Ranked-choice voting could also help save money by precluding the need for runoff elections. Right now, if a candidate for citywide office doesn’t win 40% outright, the top two compete in a follow-up election, generally after crowded primaries. These runoffs can be both costly and divisive, pitting two candidates from the same party against each other in such a way that it may alienate voters. The 2001 mayoral Democratic primary was one such contentious election. The runoff between Mark Green and Fernando Ferrer relied heavily on negative campaigning. Green squeezed out a victory, but at the cost of a majority of his campaign cash and dividing the party. When it came to the general election, Republican Michael Bloomberg achieved a narrow victory.
But there are those who have concerns that instant-runoff voting will change campaigns for the worse. During debate among the Charter Revision Commission members on the proposals, one commissioner questioned whether the system would simply lead to candidates without strong ideological stances in order to be an appealing second choice for the most possible voters.
Susan Lerner, executive director of Common Cause New York, said that such fears are unfounded, based on the evidence available from other cities that have implemented ranked choice. “What we've seen is that candidates are freer to really talk about what is unique about them from a positive point of view and to communicate to the voter what they believe in,” Lerner said.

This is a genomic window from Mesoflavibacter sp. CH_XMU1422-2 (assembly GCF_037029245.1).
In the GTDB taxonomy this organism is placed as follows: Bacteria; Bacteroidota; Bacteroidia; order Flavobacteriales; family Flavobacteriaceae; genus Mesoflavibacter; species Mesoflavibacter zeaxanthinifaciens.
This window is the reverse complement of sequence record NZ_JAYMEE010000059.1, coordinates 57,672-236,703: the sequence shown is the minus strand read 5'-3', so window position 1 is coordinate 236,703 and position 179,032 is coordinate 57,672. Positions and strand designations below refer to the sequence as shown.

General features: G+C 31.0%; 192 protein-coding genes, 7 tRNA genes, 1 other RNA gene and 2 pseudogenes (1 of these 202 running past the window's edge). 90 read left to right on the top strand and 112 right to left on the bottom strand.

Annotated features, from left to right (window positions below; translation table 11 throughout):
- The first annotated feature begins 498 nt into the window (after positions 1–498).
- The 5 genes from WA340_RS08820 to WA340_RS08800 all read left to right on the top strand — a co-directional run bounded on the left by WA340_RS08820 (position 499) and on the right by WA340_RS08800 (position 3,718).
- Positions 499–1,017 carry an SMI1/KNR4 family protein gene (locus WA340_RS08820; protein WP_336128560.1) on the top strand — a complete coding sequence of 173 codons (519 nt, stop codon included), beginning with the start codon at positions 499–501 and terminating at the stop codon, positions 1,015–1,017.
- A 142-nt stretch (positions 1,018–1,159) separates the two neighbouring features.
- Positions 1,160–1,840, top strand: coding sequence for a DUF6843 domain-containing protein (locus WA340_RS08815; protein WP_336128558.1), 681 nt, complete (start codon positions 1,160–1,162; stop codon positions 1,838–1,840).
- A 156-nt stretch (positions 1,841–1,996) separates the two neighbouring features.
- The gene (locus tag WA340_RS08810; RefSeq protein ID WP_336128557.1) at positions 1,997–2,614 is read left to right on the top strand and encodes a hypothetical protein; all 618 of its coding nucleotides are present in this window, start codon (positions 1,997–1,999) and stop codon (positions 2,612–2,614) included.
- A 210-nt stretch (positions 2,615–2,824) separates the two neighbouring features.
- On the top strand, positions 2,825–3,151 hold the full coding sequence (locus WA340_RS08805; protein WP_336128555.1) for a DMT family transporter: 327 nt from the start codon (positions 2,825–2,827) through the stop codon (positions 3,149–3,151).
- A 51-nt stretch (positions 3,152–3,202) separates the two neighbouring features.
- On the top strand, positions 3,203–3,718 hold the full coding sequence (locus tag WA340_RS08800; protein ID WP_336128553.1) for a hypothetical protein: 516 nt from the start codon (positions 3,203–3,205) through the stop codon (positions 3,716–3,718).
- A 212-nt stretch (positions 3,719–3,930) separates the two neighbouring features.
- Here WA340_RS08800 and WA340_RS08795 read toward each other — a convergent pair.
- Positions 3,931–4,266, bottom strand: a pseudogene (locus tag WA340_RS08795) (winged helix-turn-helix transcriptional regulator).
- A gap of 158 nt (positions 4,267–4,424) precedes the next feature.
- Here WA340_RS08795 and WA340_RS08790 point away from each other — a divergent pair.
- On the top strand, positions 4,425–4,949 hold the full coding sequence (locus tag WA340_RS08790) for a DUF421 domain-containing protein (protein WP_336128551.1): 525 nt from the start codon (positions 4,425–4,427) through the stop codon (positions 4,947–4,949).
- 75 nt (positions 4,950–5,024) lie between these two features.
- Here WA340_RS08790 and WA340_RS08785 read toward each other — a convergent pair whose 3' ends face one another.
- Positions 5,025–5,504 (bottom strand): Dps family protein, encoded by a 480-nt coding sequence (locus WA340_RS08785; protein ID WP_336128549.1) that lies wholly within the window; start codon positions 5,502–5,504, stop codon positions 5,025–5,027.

Lerner said the reason for this is because people focus more on what makes them unique and will gain them the most first-choice rankings, while forming coalitions with ideologically similar candidates in order to gain second-choice support on shared issues or issues less central to his or her campaign. “It really does change the way in which candidates campaign,” Lerner said. “It provides a very compelling incentive for candidates to campaign in every community, to every group within their district or within the city.” Such was the case in San Francisco in 2018, where two progressive candidates – Jane Kim and Mark Leno – campaigned together against the more moderate London Breed in a special election. Rather than try to shift their positions more to the middle to gain moderate voters, Leno was able to broaden his support among Kim voters, while maintaining his progressive message. Ultimately, however, Breed won by a narrow majority after several rounds of ballot counting.
After Leno and Kim announced their coalition, the San Francisco Chronicle published an editorial accusing the pair of trying to “game the system.” Of course, constituencies form coalitions in plurality winner-take-all elections, too, like in the special election in New York City’s 45th council district. In that race, City Councilwoman Farah Louis was propelled to victory thanks to a coalition of Hatitian-Americans and Orthodox Jews in the district. Instant-runoff could make such politicking occur more often. Yes, they may be reaching outside their base for more votes, a key aspect proponents of the system say it encourages, but perhaps only to the point of finding the right combination of voters that will lead to your victory.